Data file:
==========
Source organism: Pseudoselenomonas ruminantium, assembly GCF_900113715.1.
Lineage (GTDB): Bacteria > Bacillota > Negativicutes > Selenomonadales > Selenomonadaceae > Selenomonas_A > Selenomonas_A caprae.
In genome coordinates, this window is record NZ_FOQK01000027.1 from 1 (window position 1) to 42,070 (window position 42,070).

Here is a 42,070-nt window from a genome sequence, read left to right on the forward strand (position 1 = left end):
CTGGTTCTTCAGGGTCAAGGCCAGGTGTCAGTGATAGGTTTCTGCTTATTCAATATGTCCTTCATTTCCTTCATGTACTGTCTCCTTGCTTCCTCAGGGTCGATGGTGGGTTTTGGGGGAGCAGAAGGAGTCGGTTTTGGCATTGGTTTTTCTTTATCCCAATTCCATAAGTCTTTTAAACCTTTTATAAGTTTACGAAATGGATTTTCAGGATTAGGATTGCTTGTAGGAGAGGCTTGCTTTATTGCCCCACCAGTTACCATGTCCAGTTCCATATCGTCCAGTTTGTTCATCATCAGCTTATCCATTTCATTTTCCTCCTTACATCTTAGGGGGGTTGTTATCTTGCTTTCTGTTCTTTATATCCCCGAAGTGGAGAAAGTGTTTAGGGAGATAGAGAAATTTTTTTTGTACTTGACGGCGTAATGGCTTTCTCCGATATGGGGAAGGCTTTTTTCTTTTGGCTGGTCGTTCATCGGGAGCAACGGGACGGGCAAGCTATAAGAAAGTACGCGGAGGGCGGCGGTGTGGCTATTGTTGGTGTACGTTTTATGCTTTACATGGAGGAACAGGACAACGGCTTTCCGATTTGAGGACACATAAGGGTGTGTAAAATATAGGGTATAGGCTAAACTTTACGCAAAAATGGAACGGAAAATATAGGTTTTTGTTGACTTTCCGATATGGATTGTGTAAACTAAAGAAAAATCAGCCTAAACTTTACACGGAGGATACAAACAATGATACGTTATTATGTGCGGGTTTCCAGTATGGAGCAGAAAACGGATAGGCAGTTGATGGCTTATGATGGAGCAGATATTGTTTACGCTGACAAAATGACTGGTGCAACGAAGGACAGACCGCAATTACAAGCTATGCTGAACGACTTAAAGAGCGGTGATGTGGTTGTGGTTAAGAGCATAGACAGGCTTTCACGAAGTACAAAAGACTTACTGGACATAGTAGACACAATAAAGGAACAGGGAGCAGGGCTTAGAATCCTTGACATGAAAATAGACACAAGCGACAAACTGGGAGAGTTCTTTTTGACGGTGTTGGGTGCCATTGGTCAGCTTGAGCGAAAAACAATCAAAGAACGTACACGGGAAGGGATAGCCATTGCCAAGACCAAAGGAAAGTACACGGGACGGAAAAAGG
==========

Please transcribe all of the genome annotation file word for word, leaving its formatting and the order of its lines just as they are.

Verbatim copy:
Source organism: Pseudoselenomonas ruminantium, assembly GCF_900113715.1.
Lineage (GTDB): Bacteria > Bacillota > Negativicutes > Selenomonadales > Selenomonadaceae > Selenomonas_A > Selenomonas_A caprae.
In genome coordinates, this window is record NZ_FOQK01000027.1 from 1 (window position 1) to 42,070 (window position 42,070).

Here is a 42,070-nt window from a genome sequence, read left to right on the forward strand (position 1 = left end):
CTGGTTCTTCAGGGTCAAGGCCAGGTGTCAGTGATAGGTTTCTGCTTATTCAATATGTCCTTCATTTCCTTCATGTACTGTCTCCTTGCTTCCTCAGGGTCGATGGTGGGTTTTGGGGGAGCAGAAGGAGTCGGTTTTGGCATTGGTTTTTCTTTATCCCAATTCCATAAGTCTTTTAAACCTTTTATAAGTTTACGAAATGGATTTTCAGGATTAGGATTGCTTGTAGGAGAGGCTTGCTTTATTGCCCCACCAGTTACCATGTCCAGTTCCATATCGTCCAGTTTGTTCATCATCAGCTTATCCATTTCATTTTCCTCCTTACATCTTAGGGGGGTTGTTATCTTGCTTTCTGTTCTTTATATCCCCGAAGTGGAGAAAGTGTTTAGGGAGATAGAGAAATTTTTTTTGTACTTGACGGCGTAATGGCTTTCTCCGATATGGGGAAGGCTTTTTTCTTTTGGCTGGTCGTTCATCGGGAGCAACGGGACGGGCAAGCTATAAGAAAGTACGCGGAGGGCGGCGGTGTGGCTATTGTTGGTGTACGTTTTATGCTTTACATGGAGGAACAGGACAACGGCTTTCCGATTTGAGGACACATAAGGGTGTGTAAAATATAGGGTATAGGCTAAACTTTACGCAAAAATGGAACGGAAAATATAGGTTTTTGTTGACTTTCCGATATGGATTGTGTAAACTAAAGAAAAATCAGCCTAAACTTTACACGGAGGATACAAACAATGATACGTTATTATGTGCGGGTTTCCAGTATGGAGCAGAAAACGGATAGGCAGTTGATGGCTTATGATGGAGCAGATATTGTTTACGCTGACAAAATGACTGGTGCAACGAAGGACAGACCGCAATTACAAGCTATGCTGAACGACTTAAAGAGCGGTGATGTGGTTGTGGTTAAGAGCATAGACAGGCTTTCACGAAGTACAAAAGACTTACTGGACATAGTAGACACAATAAAGGAACAGGGAGCAGGGCTTAGAATCCTTGACATGAAAATAGACACAAGCGACAAACTGGGAGAGTTCTTTTTGACGGTGTTGGGTGCCATTGGTCAGCTTGAGCGAAAAACAATCAAAGAACGTACACGGGAAGGGATAGCCATTGCCAAGACCAAAGGAAAGTACACGGGACGGAAAAAGG